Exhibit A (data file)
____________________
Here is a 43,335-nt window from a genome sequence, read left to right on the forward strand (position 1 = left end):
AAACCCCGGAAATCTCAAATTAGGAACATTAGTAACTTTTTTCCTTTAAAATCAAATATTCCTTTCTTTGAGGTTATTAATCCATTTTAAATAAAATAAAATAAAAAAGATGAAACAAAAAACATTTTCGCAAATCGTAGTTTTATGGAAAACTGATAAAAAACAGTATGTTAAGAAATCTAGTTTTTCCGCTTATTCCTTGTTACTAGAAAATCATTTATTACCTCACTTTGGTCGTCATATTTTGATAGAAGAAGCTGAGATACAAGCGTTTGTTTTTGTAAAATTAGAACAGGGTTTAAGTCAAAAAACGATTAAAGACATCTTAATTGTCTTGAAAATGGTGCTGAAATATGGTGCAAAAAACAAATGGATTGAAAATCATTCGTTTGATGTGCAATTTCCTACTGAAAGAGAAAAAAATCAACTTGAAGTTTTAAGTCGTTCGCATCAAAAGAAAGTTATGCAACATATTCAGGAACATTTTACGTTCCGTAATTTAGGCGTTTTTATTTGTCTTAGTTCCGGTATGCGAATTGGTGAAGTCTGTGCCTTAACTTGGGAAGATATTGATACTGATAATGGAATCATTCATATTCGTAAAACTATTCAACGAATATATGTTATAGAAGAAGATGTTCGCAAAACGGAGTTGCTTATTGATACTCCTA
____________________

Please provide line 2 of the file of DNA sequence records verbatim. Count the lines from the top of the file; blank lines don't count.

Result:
AAACCCCGGAAATCTCAAATTAGGAACATTAGTAACTTTTTTCCTTTAAAATCAAATATTCCTTTCTTTGAGGTTATTAATCCATTTTAAATAAAATAAAATAAAAAAGATGAAACAAAAAACATTTTCGCAAATCGTAGTTTTATGGAAAACTGATAAAAAACAGTATGTTAAGAAATCTAGTTTTTCCGCTTATTCCTTGTTACTAGAAAATCATTTATTACCTCACTTTGGTCGTCATATTTTGATAGAAGAAGCTGAGATACAAGCGTTTGTTTTTGTAAAATTAGAACAGGGTTTAAGTCAAAAAACGATTAAAGACATCTTAATTGTCTTGAAAATGGTGCTGAAATATGGTGCAAAAAACAAATGGATTGAAAATCATTCGTTTGATGTGCAATTTCCTACTGAAAGAGAAAAAAATCAACTTGAAGTTTTAAGTCGTTCGCATCAAAAGAAAGTTATGCAACATATTCAGGAACATTTTACGTTCCGTAATTTAGGCGTTTTTATTTGTCTTAGTTCCGGTATGCGAATTGGTGAAGTCTGTGCCTTAACTTGGGAAGATATTGATACTGATAATGGAATCATTCATATTCGTAAAACTATTCAACGAATATATGTTATAGAAGAAGATGTTCGCAAAACGGAGTTGCTTATTGATACTCCTA